Curmudgeon Gamer
Curmudgeoning all games equally.
14 February 2006
Sony, Microsoft, Apple: Stop worrying and love the hackers
This is just getting silly. Sony's precious PSP can't stop getting its firmware hacked, from version 2.0 up through the latest version 2.6. Microsoft's claims of hackproofness haven't stopped at least two holes, one for memory cards and one for demo discs, in the Xbox 360. And Apple's latest version of OSX86 has reportedly been hacked.

With each hack comes another attempt to patch a hole. Then another hole. And another patch. And so on.

Obviously the companies want to protect their stuff, but it is always a losing battle. Even the DMCA hasn't helped as much as the companies had hoped, although it's certainly established a slippery slope. As my old man says, "prohibition has never worked". My advice is to try going the other way. That is, don't tell people what they can't do, and open doors to what they can.

I don't see why Sony can't allow the PSP to run in some limited mode that allows unsigned code to run from the memory card. How about special 32Mb PSP memory cards, direct from Sony, which can be used specifically for homebrew? When such a card is inserted, the UMD drive gets turned off and you only have access to the memory card. Such a card would give programmers plenty of room to play and but be far too small for pirated UMD images. If you offer an easy, official hacking option for the masses, they will follow. They might even pay extra for it. They won't settle for unstable hacks that require a specially malformed save game when they can get 90% of what they want -- emulation and Tetris clones -- cheaply and safely. They don't want to brick their $250 toy, after all.

Microsoft could offer some reduced form of its Xbox 360 development tools for homebrew authors and a run-from-memory-card option in much the same way. Disable the disc drive while it's running from the memory card, and you've got all you need for most emulation and homebrew fans.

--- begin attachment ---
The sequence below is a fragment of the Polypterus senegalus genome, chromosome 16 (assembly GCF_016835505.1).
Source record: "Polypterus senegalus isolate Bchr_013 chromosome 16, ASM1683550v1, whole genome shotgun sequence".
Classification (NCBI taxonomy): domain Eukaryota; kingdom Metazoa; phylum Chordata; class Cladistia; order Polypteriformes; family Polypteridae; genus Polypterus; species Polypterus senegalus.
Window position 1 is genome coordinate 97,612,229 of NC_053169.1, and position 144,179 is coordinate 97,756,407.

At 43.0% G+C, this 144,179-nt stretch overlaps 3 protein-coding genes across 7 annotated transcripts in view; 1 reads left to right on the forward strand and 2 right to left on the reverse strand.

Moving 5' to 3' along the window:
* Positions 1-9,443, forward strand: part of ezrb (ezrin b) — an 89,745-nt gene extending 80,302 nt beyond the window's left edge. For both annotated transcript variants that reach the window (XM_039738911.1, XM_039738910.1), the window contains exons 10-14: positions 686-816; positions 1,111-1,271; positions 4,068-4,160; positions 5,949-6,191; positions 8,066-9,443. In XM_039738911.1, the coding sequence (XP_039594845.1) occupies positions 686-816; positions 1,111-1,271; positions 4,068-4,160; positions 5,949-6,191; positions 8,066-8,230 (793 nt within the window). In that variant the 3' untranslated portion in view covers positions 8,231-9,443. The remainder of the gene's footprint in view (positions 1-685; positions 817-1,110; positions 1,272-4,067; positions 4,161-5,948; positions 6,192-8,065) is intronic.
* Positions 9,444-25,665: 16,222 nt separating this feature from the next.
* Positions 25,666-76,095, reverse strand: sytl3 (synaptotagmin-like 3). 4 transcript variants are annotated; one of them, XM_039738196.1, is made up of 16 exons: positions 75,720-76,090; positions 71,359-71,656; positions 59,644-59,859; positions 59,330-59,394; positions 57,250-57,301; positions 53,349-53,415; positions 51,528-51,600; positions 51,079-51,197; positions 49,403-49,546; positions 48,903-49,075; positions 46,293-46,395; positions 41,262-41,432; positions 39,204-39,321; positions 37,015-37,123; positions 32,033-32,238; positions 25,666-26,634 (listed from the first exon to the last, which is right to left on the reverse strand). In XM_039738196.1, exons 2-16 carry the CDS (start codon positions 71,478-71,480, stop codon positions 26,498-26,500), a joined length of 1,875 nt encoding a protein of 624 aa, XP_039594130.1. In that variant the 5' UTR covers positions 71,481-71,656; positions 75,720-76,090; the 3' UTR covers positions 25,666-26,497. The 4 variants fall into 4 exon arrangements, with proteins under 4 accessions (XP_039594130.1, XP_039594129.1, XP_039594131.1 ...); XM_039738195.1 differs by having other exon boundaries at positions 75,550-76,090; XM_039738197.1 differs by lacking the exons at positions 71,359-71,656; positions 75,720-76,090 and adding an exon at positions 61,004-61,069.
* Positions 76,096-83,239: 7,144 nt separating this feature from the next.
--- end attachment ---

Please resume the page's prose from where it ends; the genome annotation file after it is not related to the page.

As for Apple, I'm still waiting to see how this x86 OS X gambit pays off. Ruffin seems reservedly positive about it. For my part, I hope we'll eventually see reduced prices for OS X systems as well as a renewed game market. But why not sell people a self-install version of OS X for some low price and wish them luck? After all, this was essentially the state that RedHat Linux was in about 8 years ago. I remember getting Red Hat 5.1 and having it fail to run X Windows because my NVIDIA Viper V330 card wasn't supported. I was happy to have toyed around with it, and eventually bought other versions of RedHat once my hardware was supported.

So, let me say it again: If you offer an easy, official hacking option for the masses, they will follow. They might even pay extra for it.

Labels: , ,

--Matt Matthews at 14:28
Comment [ 9 ]

Comments on this post:

But how do you get OS X? You pay for it. And if you want to use iSight & iLife, you're probably best off using hardware that supports it. As I appended to a post on my blog earlier today, the prices aren't insanely more for Apple hardware once you factor in these extras, no matter how badly you skew the numbers to fit your Mac bias. So if you want to do OS X things, Apple hardware is a good buy.

Breaks down to if you want to have software from the most 3rd parties or if you'd rather run the digital hub Apple's presenting.

I suppose the biggest upshot from the x86 crack would be that now Apple will be forced to deal with piracy. Before, no registration key was needed for Mac OS b/c you had to own the hardware, which is what Apple was selling anyhow. (Actually, I suppose there was that Pegasus box for a while, iirc, but it was every bit as expensive as support hardware.)